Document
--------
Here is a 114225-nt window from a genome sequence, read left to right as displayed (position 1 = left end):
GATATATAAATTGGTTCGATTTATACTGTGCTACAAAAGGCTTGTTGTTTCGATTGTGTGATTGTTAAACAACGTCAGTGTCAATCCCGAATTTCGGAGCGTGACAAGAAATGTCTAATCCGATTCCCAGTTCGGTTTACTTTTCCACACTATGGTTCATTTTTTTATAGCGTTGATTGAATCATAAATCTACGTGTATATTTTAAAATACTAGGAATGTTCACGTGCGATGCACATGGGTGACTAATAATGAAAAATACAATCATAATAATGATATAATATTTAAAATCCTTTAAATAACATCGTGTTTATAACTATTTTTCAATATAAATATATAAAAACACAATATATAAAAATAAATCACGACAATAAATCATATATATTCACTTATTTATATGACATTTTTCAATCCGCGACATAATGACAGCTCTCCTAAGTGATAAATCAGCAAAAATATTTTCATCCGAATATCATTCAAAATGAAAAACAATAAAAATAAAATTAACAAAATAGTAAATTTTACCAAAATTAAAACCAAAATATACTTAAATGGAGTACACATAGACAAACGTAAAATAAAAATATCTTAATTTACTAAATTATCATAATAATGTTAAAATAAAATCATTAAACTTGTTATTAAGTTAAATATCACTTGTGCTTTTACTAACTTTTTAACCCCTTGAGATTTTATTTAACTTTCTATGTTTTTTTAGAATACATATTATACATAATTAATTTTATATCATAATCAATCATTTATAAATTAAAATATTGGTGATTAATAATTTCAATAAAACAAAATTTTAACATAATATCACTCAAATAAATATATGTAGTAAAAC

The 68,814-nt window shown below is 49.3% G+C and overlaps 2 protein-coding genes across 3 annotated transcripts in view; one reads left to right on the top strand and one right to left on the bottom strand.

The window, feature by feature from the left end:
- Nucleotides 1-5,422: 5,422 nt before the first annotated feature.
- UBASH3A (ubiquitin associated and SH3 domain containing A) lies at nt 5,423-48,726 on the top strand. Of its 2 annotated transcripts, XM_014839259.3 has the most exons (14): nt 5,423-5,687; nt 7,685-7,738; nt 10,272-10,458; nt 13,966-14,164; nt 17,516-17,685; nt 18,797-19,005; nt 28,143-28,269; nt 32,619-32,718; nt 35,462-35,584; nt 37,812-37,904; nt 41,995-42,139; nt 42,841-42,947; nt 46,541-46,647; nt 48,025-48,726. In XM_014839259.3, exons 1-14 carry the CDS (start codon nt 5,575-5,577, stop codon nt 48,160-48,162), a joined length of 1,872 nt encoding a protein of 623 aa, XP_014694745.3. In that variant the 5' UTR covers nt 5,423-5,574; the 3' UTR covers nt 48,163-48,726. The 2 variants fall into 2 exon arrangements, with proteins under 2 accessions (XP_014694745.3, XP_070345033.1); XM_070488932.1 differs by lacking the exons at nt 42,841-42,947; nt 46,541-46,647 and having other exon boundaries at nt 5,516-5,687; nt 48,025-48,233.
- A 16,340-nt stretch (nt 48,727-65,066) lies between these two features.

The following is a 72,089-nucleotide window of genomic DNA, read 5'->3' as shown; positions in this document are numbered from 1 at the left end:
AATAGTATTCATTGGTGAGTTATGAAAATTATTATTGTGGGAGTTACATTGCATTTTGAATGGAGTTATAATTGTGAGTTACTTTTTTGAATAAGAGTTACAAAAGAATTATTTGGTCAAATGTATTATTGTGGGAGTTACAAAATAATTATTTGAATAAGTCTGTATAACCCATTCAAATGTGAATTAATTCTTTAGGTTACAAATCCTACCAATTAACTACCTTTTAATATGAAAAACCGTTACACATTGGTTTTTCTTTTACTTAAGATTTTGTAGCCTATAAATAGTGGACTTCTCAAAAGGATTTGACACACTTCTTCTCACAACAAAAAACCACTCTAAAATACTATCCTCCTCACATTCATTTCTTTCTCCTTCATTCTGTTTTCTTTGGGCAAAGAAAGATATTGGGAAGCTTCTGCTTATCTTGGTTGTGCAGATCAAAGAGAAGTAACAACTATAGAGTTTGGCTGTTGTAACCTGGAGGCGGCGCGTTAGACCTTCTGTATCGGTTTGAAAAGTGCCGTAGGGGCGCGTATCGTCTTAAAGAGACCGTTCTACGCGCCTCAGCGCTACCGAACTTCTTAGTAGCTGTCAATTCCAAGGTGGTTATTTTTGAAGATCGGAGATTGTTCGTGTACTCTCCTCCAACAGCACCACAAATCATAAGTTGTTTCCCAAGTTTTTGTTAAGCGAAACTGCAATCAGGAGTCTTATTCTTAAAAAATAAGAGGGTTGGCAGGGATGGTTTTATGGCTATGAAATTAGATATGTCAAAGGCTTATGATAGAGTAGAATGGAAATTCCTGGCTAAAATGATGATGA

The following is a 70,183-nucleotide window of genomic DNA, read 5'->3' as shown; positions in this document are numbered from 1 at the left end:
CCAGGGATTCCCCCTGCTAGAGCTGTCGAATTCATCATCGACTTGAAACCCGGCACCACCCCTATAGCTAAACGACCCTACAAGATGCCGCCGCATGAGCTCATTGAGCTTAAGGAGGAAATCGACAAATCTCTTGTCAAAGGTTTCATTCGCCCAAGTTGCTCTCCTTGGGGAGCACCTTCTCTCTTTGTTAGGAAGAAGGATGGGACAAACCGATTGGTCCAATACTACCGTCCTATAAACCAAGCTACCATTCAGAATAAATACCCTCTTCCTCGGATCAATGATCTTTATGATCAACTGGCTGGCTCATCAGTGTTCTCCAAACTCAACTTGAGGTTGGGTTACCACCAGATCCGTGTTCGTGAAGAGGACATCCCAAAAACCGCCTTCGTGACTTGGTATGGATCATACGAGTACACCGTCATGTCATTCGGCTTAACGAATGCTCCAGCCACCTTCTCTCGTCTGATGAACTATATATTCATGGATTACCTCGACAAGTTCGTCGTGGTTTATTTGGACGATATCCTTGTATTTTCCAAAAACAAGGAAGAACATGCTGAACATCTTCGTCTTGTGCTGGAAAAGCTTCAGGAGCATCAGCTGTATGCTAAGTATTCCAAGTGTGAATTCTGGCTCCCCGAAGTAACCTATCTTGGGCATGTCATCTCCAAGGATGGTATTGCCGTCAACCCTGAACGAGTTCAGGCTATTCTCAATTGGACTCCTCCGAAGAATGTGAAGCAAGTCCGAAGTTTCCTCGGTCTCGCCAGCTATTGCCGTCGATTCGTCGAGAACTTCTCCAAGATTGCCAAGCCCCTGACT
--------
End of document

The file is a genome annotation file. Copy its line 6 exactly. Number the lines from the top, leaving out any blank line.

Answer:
- UBASH3A (ubiquitin associated and SH3 domain containing A) lies at nt 5,423-48,726 on the top strand. Of its 2 annotated transcripts, XM_014839259.3 has the most exons (14): nt 5,423-5,687; nt 7,685-7,738; nt 10,272-10,458; nt 13,966-14,164; nt 17,516-17,685; nt 18,797-19,005; nt 28,143-28,269; nt 32,619-32,718; nt 35,462-35,584; nt 37,812-37,904; nt 41,995-42,139; nt 42,841-42,947; nt 46,541-46,647; nt 48,025-48,726. In XM_014839259.3, exons 1-14 carry the CDS (start codon nt 5,575-5,577, stop codon nt 48,160-48,162), a joined length of 1,872 nt encoding a protein of 623 aa, XP_014694745.3. In that variant the 5' UTR covers nt 5,423-5,574; the 3' UTR covers nt 48,163-48,726. The 2 variants fall into 2 exon arrangements, with proteins under 2 accessions (XP_014694745.3, XP_070345033.1); XM_070488932.1 differs by lacking the exons at nt 42,841-42,947; nt 46,541-46,647 and having other exon boundaries at nt 5,516-5,687; nt 48,025-48,233.